“With the cost living crisis deepening and the climate and nature emergencies accelerating, Sunak could have used this moment to set out strong laws to boost the economy, cut harmful emissions and bring down our energy bills for good. Instead, the Prime Minister chose to side with the fossil fuel industry by offering more hand-outs – even if largely symbolic – at a time when so many people are struggling to make ends meet. The fact remains that more North Sea oil and gas will do nothing to reduce bills or improve energy security.
“Aside from this blatant injustice, recent polling tells us that delaying vital climate and environmental action remains deeply unpopular. The PM has preached pragmatism, but it’s his lack of long-term thinking and misjudgment of the public mood that could cost him dearly at next year’s election.”
Damon Anderson, UK MD at Employment Hero, added: “This King’s Speech was a huge missed opportunity to address the multiple crises facing the small business sector. There’s a reason small business confidence remains underwater and this speech will do little to change that.”
“Small firms across the board have a cash flow problem. Costs for energy, labour, and capital are up, while consumer spending has softened. We don’t expect the Government to fix all of these problems, but there are some practical steps it could take to keep the engine-room of the UK economy humming.”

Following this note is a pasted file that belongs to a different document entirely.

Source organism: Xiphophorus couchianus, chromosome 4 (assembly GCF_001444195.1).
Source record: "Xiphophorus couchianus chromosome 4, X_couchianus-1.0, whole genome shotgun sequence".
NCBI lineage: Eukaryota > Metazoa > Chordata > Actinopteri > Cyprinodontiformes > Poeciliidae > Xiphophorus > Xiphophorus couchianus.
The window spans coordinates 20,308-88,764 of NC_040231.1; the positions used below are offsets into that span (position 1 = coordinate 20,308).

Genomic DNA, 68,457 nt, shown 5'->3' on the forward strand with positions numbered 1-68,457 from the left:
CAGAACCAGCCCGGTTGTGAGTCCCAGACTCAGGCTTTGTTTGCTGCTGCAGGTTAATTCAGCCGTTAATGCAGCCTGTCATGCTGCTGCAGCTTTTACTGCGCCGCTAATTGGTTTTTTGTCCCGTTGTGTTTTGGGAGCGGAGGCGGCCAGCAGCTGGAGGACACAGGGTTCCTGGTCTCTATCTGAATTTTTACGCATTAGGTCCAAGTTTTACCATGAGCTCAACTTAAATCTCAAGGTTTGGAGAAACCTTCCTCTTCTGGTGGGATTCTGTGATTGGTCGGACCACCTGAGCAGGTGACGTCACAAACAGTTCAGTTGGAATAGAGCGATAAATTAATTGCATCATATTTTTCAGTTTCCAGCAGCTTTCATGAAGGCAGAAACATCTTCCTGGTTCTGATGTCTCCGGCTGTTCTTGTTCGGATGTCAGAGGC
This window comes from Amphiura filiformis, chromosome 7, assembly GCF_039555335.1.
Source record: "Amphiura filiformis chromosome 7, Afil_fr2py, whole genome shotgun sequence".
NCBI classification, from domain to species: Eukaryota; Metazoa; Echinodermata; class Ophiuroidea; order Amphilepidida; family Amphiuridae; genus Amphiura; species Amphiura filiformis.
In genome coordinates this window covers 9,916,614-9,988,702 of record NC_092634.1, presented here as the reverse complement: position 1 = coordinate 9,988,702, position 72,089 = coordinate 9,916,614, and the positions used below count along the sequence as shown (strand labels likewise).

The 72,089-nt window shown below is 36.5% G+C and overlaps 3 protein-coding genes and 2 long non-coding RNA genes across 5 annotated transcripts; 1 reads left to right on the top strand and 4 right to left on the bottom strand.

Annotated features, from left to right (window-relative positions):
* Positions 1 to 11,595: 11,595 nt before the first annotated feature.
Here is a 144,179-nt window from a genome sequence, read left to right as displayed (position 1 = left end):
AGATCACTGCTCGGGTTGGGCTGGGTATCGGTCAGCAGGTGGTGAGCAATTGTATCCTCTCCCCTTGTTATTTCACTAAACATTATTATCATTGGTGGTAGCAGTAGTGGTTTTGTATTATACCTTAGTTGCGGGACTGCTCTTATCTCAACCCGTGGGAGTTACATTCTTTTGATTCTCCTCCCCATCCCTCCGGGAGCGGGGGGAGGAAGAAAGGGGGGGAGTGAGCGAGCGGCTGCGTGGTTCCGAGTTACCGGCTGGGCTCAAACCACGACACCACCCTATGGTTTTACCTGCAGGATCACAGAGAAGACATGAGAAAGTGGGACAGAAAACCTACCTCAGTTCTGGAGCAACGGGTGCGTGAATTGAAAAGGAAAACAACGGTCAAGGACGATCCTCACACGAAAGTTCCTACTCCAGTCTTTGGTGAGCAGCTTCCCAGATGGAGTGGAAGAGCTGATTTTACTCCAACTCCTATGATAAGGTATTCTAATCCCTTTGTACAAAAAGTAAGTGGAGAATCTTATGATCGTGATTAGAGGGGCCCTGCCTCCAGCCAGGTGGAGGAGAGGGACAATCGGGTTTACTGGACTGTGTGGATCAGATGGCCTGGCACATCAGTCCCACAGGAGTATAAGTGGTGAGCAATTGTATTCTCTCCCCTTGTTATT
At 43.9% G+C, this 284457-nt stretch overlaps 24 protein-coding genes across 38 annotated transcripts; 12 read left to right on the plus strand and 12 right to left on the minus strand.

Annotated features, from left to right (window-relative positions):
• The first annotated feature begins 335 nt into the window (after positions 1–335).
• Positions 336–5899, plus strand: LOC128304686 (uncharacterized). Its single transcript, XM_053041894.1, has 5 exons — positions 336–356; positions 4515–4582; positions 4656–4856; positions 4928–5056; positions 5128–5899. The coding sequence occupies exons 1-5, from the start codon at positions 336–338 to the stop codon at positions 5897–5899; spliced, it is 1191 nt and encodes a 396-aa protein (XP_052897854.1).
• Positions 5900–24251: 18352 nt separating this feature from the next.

“Late payments are a persistent issue for smaller firms, costing each firm £22,000 on average and the wider economy £2.5 billion. The Government says it wants to fix this, but action since it first called for submissions in 2018 has been minimal – legislation is needed, and it is needed in this Parliament, not the next one.”
“Another huge issue for smaller firms is attracting and retaining staff, with our recent survey showing 89% of SMEs unable to match salaries offered by larger organisations. There is no easy fix here but the Government could be doing more to make employing people at smaller firms as easy as possible.”
“Retailers will be pleased to see increased sentences for shoplifting, which has reached epidemic levels, but the Government could do far more to help the UK’s largest private employer. The continued refusal to consider VAT refunds for foreign tourists mean that stores in Paris and Milan are able to offer retail tourists far better deals than us. We’re hoping to see some movement on that in the Autumn Statement later this month.”
Also commenting on the King’s Speech, Mark Littlewood, Director General of the free market think tank, the Institute of Economic Affairs, said: “The King’s Speech was an opportunity to reset the agenda, yet has proven little more than heavy on intervention, light on liberalisation. While the government promised to ‘make long-term decisions to change this country for the better’, these announcements risk perpetuating Britain’s nit-picky overregulation, high tax, and low growth economic model.
“The new football regulator and digital markets interventions could repel investment into some of Britain’s most successful and innovative sectors. The phased smoking ban strips away personal choice while presenting an enticing business opportunity for black market sellers. The banning of so-called ‘drip pricing’ for airlines risks passengers paying more for services they do not need.
“New trade agreements, including joining CPTPP, will give consumers more choices and provide opportunities for British businesses. Expanding North Sea oil and gas licences is a welcome step towards lower energy costs, but it can only go so far. But without a fundamental shift in economic thinking, we are on the path to another lost decade of economic growth.”